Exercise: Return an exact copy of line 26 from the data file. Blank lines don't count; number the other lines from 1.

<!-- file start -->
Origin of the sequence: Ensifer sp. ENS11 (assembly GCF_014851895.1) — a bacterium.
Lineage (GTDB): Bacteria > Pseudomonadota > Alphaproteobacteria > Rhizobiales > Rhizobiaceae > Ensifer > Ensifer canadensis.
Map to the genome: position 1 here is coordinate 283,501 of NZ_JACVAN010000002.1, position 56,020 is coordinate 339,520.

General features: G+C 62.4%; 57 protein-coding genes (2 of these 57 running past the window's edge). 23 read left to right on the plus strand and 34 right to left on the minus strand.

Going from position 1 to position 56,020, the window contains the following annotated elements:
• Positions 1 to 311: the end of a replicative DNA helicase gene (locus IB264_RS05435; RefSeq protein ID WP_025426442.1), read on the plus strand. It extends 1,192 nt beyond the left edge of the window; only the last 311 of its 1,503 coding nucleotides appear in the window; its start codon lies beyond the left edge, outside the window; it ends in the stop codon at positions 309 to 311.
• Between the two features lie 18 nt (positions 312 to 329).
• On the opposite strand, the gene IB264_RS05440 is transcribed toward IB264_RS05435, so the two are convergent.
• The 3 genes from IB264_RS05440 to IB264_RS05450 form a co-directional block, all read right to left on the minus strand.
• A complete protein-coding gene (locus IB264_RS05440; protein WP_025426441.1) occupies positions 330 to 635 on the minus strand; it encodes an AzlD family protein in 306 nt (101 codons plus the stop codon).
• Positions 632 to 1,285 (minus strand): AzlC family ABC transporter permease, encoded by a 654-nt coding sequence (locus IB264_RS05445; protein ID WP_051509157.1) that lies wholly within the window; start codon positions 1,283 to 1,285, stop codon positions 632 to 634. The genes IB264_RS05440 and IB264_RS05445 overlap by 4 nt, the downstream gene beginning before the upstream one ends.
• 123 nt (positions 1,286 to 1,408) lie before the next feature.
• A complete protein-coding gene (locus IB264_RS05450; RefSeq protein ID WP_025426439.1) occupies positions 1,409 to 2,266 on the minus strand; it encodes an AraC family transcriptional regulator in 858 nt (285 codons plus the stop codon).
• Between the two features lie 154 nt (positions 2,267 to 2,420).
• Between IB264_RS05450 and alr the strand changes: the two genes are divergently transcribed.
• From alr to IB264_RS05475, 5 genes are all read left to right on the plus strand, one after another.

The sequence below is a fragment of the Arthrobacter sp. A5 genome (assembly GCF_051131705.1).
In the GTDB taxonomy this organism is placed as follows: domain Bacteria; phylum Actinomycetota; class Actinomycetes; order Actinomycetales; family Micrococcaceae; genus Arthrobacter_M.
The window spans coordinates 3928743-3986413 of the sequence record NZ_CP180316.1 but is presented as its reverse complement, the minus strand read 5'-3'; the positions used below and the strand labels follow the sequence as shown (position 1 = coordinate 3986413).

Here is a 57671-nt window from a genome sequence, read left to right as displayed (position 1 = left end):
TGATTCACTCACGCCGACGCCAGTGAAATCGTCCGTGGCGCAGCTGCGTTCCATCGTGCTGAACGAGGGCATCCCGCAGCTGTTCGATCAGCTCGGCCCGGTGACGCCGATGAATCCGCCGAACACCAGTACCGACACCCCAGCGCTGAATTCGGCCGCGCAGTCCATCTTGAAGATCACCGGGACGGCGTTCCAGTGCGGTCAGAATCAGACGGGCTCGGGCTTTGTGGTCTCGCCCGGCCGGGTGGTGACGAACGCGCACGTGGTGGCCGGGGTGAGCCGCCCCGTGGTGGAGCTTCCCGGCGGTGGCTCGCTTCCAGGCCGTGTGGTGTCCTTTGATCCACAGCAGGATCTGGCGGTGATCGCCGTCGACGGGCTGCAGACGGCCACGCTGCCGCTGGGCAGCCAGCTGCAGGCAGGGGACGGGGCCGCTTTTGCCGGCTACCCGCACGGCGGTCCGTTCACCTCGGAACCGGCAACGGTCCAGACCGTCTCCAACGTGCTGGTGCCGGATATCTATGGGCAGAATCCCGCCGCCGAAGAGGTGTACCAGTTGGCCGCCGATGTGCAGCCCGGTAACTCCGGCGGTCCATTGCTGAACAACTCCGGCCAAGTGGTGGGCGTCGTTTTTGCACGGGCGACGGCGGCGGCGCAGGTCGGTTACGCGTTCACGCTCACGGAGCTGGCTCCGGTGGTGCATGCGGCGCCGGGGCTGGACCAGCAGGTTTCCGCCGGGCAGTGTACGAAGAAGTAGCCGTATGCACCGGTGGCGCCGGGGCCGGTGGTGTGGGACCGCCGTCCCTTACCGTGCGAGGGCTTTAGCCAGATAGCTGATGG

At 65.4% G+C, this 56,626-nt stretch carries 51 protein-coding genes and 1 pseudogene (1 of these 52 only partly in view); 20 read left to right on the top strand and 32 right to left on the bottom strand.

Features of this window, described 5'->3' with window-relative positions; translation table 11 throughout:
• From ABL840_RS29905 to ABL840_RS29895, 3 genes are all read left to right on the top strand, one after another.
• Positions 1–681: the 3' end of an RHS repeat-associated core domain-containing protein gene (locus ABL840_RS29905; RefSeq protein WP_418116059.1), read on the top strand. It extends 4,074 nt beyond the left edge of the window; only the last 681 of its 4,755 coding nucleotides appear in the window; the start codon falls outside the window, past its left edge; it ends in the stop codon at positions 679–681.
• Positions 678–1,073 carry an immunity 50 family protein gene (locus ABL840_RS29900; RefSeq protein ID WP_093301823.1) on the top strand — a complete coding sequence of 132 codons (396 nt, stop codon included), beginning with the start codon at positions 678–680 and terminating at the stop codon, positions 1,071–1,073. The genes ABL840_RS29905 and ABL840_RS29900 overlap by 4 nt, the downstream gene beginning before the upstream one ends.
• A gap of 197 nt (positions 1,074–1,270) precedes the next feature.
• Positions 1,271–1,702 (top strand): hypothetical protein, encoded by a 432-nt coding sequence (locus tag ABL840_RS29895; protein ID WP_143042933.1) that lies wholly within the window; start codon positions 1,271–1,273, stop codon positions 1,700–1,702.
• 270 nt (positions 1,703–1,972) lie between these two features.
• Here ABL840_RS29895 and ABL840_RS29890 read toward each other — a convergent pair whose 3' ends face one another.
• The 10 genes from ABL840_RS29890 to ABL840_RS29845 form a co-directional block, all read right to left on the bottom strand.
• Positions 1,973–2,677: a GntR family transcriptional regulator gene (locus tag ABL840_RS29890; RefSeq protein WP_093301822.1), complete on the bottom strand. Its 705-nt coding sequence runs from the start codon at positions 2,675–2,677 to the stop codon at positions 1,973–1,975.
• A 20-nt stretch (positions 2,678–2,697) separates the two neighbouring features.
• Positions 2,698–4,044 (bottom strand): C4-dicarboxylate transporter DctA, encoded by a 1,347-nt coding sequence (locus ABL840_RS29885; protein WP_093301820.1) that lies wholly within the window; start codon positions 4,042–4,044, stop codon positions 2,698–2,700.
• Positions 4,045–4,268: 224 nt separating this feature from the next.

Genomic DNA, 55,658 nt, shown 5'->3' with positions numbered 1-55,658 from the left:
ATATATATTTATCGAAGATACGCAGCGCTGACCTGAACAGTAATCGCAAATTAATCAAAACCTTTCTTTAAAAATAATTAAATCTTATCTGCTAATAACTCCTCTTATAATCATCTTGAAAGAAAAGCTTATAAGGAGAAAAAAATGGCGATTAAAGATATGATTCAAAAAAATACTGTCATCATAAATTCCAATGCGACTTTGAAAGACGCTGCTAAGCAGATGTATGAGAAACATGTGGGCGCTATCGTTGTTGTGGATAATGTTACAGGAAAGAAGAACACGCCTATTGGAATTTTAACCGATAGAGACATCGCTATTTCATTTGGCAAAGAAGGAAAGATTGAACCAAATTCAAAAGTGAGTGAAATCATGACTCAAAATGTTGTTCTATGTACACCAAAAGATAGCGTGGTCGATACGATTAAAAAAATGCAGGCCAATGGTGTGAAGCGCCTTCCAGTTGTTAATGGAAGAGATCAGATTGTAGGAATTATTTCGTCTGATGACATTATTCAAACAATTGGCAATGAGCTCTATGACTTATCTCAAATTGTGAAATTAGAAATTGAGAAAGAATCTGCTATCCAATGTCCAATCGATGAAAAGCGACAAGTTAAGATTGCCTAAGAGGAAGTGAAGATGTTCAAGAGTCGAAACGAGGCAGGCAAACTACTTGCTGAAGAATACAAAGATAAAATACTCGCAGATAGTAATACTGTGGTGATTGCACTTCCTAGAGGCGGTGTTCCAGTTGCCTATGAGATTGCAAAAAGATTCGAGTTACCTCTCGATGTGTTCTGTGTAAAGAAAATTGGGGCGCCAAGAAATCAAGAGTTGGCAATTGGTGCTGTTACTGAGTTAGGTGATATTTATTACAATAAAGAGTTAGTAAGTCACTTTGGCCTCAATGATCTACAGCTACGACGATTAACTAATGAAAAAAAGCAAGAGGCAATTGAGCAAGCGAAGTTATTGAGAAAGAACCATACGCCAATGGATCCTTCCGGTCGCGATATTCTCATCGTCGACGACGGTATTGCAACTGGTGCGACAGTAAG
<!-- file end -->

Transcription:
• Positions 678–1,073 carry an immunity 50 family protein gene (locus ABL840_RS29900; RefSeq protein ID WP_093301823.1) on the top strand — a complete coding sequence of 132 codons (396 nt, stop codon included), beginning with the start codon at positions 678–680 and terminating at the stop codon, positions 1,071–1,073. The genes ABL840_RS29905 and ABL840_RS29900 overlap by 4 nt, the downstream gene beginning before the upstream one ends.